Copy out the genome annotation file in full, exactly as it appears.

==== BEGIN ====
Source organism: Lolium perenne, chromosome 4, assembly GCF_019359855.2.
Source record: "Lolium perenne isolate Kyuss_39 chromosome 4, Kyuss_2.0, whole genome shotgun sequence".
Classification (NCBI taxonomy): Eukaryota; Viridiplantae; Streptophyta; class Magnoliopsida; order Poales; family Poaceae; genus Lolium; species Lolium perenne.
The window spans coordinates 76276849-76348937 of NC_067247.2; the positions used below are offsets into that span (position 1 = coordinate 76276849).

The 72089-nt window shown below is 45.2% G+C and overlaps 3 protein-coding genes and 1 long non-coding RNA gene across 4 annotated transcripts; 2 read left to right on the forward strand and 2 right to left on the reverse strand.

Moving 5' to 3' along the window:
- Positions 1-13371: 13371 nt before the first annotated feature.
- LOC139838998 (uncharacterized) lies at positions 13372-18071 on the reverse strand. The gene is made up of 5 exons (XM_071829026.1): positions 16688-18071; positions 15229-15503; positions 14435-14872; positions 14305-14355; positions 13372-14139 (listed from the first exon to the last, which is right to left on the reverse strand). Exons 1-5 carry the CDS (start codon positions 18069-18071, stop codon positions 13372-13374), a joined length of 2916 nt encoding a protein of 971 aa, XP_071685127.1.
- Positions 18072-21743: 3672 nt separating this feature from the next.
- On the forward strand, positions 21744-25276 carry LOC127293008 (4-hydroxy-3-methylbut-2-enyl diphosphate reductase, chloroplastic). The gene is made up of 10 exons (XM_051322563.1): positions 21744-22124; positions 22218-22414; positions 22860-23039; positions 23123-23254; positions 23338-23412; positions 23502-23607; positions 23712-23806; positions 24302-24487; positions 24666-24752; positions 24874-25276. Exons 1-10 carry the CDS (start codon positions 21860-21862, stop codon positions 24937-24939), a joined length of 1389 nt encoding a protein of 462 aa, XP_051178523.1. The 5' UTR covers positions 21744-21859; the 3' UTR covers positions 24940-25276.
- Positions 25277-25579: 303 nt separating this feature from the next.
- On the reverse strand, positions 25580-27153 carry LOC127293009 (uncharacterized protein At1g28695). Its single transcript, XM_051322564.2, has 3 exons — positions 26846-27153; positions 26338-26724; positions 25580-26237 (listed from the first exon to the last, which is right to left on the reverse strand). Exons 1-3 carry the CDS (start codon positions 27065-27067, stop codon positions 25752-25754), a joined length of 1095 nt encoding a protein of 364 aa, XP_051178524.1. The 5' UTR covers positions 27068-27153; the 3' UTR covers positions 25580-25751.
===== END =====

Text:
Source organism: Lolium perenne, chromosome 4, assembly GCF_019359855.2.
Source record: "Lolium perenne isolate Kyuss_39 chromosome 4, Kyuss_2.0, whole genome shotgun sequence".
Classification (NCBI taxonomy): Eukaryota; Viridiplantae; Streptophyta; class Magnoliopsida; order Poales; family Poaceae; genus Lolium; species Lolium perenne.
The window spans coordinates 76276849-76348937 of NC_067247.2; the positions used below are offsets into that span (position 1 = coordinate 76276849).

The 72089-nt window shown below is 45.2% G+C and overlaps 3 protein-coding genes and 1 long non-coding RNA gene across 4 annotated transcripts; 2 read left to right on the forward strand and 2 right to left on the reverse strand.

Moving 5' to 3' along the window:
- Positions 1-13371: 13371 nt before the first annotated feature.
- LOC139838998 (uncharacterized) lies at positions 13372-18071 on the reverse strand. The gene is made up of 5 exons (XM_071829026.1): positions 16688-18071; positions 15229-15503; positions 14435-14872; positions 14305-14355; positions 13372-14139 (listed from the first exon to the last, which is right to left on the reverse strand). Exons 1-5 carry the CDS (start codon positions 18069-18071, stop codon positions 13372-13374), a joined length of 2916 nt encoding a protein of 971 aa, XP_071685127.1.
- Positions 18072-21743: 3672 nt separating this feature from the next.
- On the forward strand, positions 21744-25276 carry LOC127293008 (4-hydroxy-3-methylbut-2-enyl diphosphate reductase, chloroplastic). The gene is made up of 10 exons (XM_051322563.1): positions 21744-22124; positions 22218-22414; positions 22860-23039; positions 23123-23254; positions 23338-23412; positions 23502-23607; positions 23712-23806; positions 24302-24487; positions 24666-24752; positions 24874-25276. Exons 1-10 carry the CDS (start codon positions 21860-21862, stop codon positions 24937-24939), a joined length of 1389 nt encoding a protein of 462 aa, XP_051178523.1. The 5' UTR covers positions 21744-21859; the 3' UTR covers positions 24940-25276.
- Positions 25277-25579: 303 nt separating this feature from the next.
- On the reverse strand, positions 25580-27153 carry LOC127293009 (uncharacterized protein At1g28695). Its single transcript, XM_051322564.2, has 3 exons — positions 26846-27153; positions 26338-26724; positions 25580-26237 (listed from the first exon to the last, which is right to left on the reverse strand). Exons 1-3 carry the CDS (start codon positions 27065-27067, stop codon positions 25752-25754), a joined length of 1095 nt encoding a protein of 364 aa, XP_051178524.1. The 5' UTR covers positions 27068-27153; the 3' UTR covers positions 25580-25751.